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Scene Analysis: Dr. No

May 2, 2013

Dr. No









Scene Analysis: Dr. No

Professor Dent murder

Untroubled by regrets, always dependable, a complex and finely honed lethal weapon operating in a world which doesn’t obey the normal rules of moral conduct, and where the concept of honour is highly elastic. This is my idea of James Bond, cultivated from reading Ian Fleming’s source novels and an adolescence spent idling summers away, working my way through the entire set of movies. And the man that embodies this character? It certainly isn’t Roger Moore’s eyebrow arching, danger-free, panto Seventies/Eighties version. Forget the inauthentically suave, punning, gadget-infused stint of Pierce Brosnan, and Timothy Dalton – though a fine actor in his own right – had a thin-lipped steel that might have better suited playing a villain. Daniel Craig has made a suitably sober, post-9/11 Bond, but there’s something about his films’ perpetual insistence on him as “damaged goods” that grates and doesn’t fit with my ultra-professional vision of Bond. To me, Sean Connery is James Bond. And if you need evidence as to why, check this fantastic sequence from Dr. No, where Bond entices Doctor No’s subordinate Professor Dent into a showdown, before assassinating him in near cold blood.

The sequence opens quietly – no blazing soundtrack or pyrotechnics familiar from the other Bond movies – just the chirping sound of crickets, and Bond doing something we rarely see him do again in the series, yet surely key constituents for a Cold War spy – he’s thinking and scheming (0.07). After ten seconds of stalking the apartment, Bond has successfully concocted his plan, revealed by the relaxed, leisurely smile lighting up Connery’s face (0.18). Then, with no sense of panic, Bond enacts his ruse with a confidence and laconic calm which only Connery can emit. Typical of Bond the connoisseur, he doesn’t leave any detail out – from pouring a couple of vodka shorts (0.21), and repadding the pillows on the chair (0.39), to laying out his jacket (0.46) – all to create the impression of business as usual in the apartment.

A super moment comes at 0.53 when Bond pauses by the bedroom door to play a song, “Underneath the Mango Tree”, in the record player. As well as being indicative of Bond’s uncanny relaxation at such a dangerous juncture, it’s also a lovely touch, the song becoming a motif throughout the film, most notably when Bond comes across the gorgeous Honey Ryder (Ursula Andress) on a Crab Key beach. Incidentally, the first minute of this scene is conducted in a single-take – unheard of in a Bond movie, especially when nothing much is ostensibly happening – and Connery totally owns this minute with his persona alone.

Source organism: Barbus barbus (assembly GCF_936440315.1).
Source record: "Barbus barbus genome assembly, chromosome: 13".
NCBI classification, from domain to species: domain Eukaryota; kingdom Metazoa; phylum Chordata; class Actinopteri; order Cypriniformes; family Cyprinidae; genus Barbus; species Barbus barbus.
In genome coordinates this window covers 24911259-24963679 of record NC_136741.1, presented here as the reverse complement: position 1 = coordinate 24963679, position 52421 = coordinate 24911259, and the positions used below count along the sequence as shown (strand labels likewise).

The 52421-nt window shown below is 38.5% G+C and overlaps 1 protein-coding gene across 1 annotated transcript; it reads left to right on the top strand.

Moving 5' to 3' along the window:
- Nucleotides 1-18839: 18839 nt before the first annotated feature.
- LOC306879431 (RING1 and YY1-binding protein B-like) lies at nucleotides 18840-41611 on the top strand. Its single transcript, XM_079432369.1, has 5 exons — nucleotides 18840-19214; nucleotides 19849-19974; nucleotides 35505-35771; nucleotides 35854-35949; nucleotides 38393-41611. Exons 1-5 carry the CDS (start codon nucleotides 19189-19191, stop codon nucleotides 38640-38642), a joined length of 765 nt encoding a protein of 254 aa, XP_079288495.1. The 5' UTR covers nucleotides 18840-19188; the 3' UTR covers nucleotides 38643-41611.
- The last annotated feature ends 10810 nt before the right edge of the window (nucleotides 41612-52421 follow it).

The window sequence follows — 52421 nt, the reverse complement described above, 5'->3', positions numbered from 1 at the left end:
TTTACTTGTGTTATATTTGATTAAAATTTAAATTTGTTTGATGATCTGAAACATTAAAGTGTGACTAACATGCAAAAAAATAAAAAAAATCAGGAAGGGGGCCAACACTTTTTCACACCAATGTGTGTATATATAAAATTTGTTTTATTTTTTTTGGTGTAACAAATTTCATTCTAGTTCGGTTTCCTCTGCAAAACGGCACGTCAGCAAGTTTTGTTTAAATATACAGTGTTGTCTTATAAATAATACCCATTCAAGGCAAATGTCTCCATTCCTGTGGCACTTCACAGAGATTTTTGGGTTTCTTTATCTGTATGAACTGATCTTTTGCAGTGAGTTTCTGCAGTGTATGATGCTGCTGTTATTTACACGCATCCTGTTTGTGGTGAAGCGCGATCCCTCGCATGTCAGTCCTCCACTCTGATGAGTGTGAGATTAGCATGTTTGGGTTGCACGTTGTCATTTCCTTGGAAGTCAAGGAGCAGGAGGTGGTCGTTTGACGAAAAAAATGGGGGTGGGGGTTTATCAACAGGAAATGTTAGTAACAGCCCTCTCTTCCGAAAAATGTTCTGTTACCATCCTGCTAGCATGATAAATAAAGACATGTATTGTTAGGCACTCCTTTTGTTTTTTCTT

For the next twenty seconds or so, Bond prepares the bed. This is such a compelling antidote to the Bond of later movies where he’d be relying on a silly Q gadget to off his enemy. Here, it’s the simple ploy of stuffing the bed with pillows to make it look like someone is sleeping there. At 1:40 comes Bond the ‘lethal weapon’ that I suggested in my opening sentence. He prepares his gun and plausibly applies a silencer to it (again, a counterpoint to the loud “Mr Kiss Kiss, Bang Bang” of subsequent Bonds). And what’s a man to do while he waits for his showdown with a murderer? Why, if you’re James Bond, you play cards of course (1.49 – 1.54)!

Director Terence Young atmospherically films the entrance of Professor Dent. Bond carefully and stealthily, with his beautiful feline hands (1.55), picks up his gun, as the shadow of Professor Dent appears, followed by Dent firing six shots at the ‘body’ in the bed. As Bond turns the tables on Dent, Connery is positively purring (2.21), the only tension to us the audience as he interrogates Professor Dent, is why Bond seems so blasé? This is the rare case where the character knows more than the audience (an infrequent quality in the dumbed-down Bond grammar of later years). Bond puts his gun down (2.34) and starts lighting up a cigarette (2.37) – even taking his eyes off Dent at this point. Dent senses his opportunity too, slowly dragging the duvet which contains his gun, closer to him (2.41). Bond uses Dent’s growing confidence to induce more information from him (3.00), Dent tries to kill Bond once again (3.04), before the apex of Bond’s ruse stuns both Dent (and the audience) with the immortal line: “that’s a Smith & Wesson, and you’ve had your six”. It’s a ruthless, ingenious, cold-blooded killing, honouring Bond’s knowledge as a spy, and what I like about Connery’s reaction at the end is that there’s no silly quip or sense of false satisfaction over the murder. He quietly removes the silencer, blows on it to cool it, and looks on stoically at Dent’s body (3.23) – it’s another job, well done….

If you like my reading of this scene, check out my reviews of all the other Bond movies in the Alphabetical Review Archive, and my resumé of them as a series in my list:

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